andreas imping arbeitsrecht p 1.jpg

Discrimination - justification of a headscarf ban

In its judgment of October 13, 2022 (C-344/20), the ECJ ruled that a prohibition in a company's work rules on expressing religious or philosophical beliefs by words, dress or otherwise does not constitute direct discrimination "on grounds of religion or belief", provided that this provision is applied generally and without distinction to all employees.


The plaintiff in the main proceedings, who is of the Muslim faith and wears the Islamic headscarf, applied to the defendant employer, a Belgian cooperative, for an unpaid internship of six weeks. Although the employer was in principle positive about the application, it insisted on the plaintiff's declaration that she wanted to comply with the neutrality rule in force in the company, which the plaintiff, however, refused. According to the defendant's work rules, "[t]he employees should undertake ... to respect the company's strict policy of neutrality" and therefore "take care not to express their religious, ideological or political beliefs, 'whatever they may be', in any way, whether by words, dress or otherwise." The plaintiff sought a judicial declaration that the employer had violated, among other things, the provisions of the general anti-discrimination law. The court asked the ECJ for a preliminary ruling on the question of whether religious, philosophical and political beliefs were a single protected characteristic, with the consequence that persons with beliefs other than religious could not serve as a comparator group to establish direct discrimination on the basis of religion. Furthermore, the ECJ was asked to answer the question whether national provisions which protect religious, philosophical and political beliefs separately in each case, in order to reinforce this protection by highlighting the respective particularities, are considered more favorable provisions under Article 8(1) of Directive 2000/78. Finally, the referring court asked whether a general rule of neutrality could be directly discriminatory if it resulted in a worker who wished to exercise her religious freedom by visibly wearing a headscarf being treated less favorably than members of certain comparator groups.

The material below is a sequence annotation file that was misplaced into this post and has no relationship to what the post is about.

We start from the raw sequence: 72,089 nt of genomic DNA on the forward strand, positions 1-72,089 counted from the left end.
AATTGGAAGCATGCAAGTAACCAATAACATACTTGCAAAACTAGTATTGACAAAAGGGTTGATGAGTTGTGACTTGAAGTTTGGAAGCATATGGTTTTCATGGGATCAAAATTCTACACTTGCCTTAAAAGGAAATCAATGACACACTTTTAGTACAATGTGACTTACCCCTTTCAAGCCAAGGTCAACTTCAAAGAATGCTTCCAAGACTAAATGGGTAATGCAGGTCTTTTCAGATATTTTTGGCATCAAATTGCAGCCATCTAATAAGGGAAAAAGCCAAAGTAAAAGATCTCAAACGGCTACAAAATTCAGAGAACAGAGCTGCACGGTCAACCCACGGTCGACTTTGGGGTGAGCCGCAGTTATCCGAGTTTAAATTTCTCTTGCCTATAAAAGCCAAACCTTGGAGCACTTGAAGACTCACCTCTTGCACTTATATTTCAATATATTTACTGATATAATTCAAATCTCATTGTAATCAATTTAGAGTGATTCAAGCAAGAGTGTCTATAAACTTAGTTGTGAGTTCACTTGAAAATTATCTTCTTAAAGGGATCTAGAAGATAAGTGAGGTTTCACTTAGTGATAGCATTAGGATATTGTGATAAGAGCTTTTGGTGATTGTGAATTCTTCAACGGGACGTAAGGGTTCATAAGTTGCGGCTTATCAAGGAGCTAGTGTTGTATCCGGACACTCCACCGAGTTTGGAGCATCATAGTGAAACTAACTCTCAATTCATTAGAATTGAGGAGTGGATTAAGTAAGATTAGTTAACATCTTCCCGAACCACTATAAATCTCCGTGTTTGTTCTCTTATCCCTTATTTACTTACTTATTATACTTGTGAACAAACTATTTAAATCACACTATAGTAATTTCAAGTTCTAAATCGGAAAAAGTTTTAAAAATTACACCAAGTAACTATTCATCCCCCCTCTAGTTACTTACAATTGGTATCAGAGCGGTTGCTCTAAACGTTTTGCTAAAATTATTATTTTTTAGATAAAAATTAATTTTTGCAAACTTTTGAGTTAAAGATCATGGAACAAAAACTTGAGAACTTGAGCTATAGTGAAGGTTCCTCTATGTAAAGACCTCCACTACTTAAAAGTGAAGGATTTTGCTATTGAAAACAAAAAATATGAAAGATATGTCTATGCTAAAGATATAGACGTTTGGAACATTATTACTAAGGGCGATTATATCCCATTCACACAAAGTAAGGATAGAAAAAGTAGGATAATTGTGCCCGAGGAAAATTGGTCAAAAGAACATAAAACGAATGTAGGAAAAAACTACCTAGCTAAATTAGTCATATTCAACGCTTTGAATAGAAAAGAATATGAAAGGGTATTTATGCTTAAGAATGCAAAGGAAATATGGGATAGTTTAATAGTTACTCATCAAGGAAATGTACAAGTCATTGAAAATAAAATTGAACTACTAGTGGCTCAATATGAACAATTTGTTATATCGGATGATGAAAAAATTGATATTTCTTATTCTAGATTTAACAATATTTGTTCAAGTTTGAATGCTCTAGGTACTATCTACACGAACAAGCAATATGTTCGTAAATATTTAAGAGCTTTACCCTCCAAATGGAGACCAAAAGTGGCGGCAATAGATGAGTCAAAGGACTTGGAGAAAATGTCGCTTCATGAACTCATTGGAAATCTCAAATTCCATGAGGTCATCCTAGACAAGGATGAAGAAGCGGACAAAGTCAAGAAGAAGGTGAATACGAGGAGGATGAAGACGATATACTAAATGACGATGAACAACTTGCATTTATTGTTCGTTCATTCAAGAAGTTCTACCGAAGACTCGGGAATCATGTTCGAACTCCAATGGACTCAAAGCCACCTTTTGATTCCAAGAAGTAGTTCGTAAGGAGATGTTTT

Reasons for Decision

The ECJ confirms its assessment that religion and belief are two sides of the same discrimination ground. This includes religious, ideological and spiritual beliefs, but must be distinguished from political and other views. Nor may there be any deviation from this principle as a result of the Member States' leeway in introducing or maintaining more favorable provisions. Otherwise - according to the ECJ - the wording, context and purpose of this discrimination ground would be called into question and the practical effectiveness of the general framework for the implementation of equal treatment in employment and occupation would be impaired. In other words, the discrimination in question on the grounds of religion and belief must be assessed according to the same standards, member states may not differentiate between the two sides, nor may their courts; the requirement of neutrality, as defined by the company, must cover religions and beliefs equally.

A general neutrality rule could certainly be justified as an indirect disadvantage. The legitimate objective required for this can be the will of an employer to express a policy of political, ideological or religious neutrality in relation to public and private customers. However, this presupposes a genuine, demonstrated need for such a policy of neutrality. Whether religious freedom is to be accorded greater importance than entrepreneurial freedom in the weighing of interests to assess the appropriateness of the neutrality rule depends on the evaluations of national law.

Notes for practice

The ECJ continues its convergence with the case law of the Federal Constitutional Court (Bundesverfassungsgericht, BVerfG) and the Federal Labor Court (Bundesarbeitsgericht, BAG). In their view, the mere will of the employer to pursue a policy of operational neutrality is not sufficient to justify it. Rather, the German courts always require concrete evidence of imminent operational disruptions or economic disadvantages for justification (cf. BVerfG, judgment of January, 27, 2015, 1 BvR 471/10 et al., NJW 2015, 1359; BAG, judgment of August, 27, 2020, 8 AZR 62/19, NZA 2021, 189). The ECJ expressly endorses this strict stance when it considers the mere will of an employer to pursue a policy of neutrality not sufficient in itself to objectively justify indirect unequal treatment on the grounds of religion or belief. The German courts will therefore continue to apply their strict standard when reviewing company neutrality policies in the future. Employers cannot expect a change in national case law.

1:1. This is how we work together. You decide upon a competent partner; he/she will then remain your point of contact. > more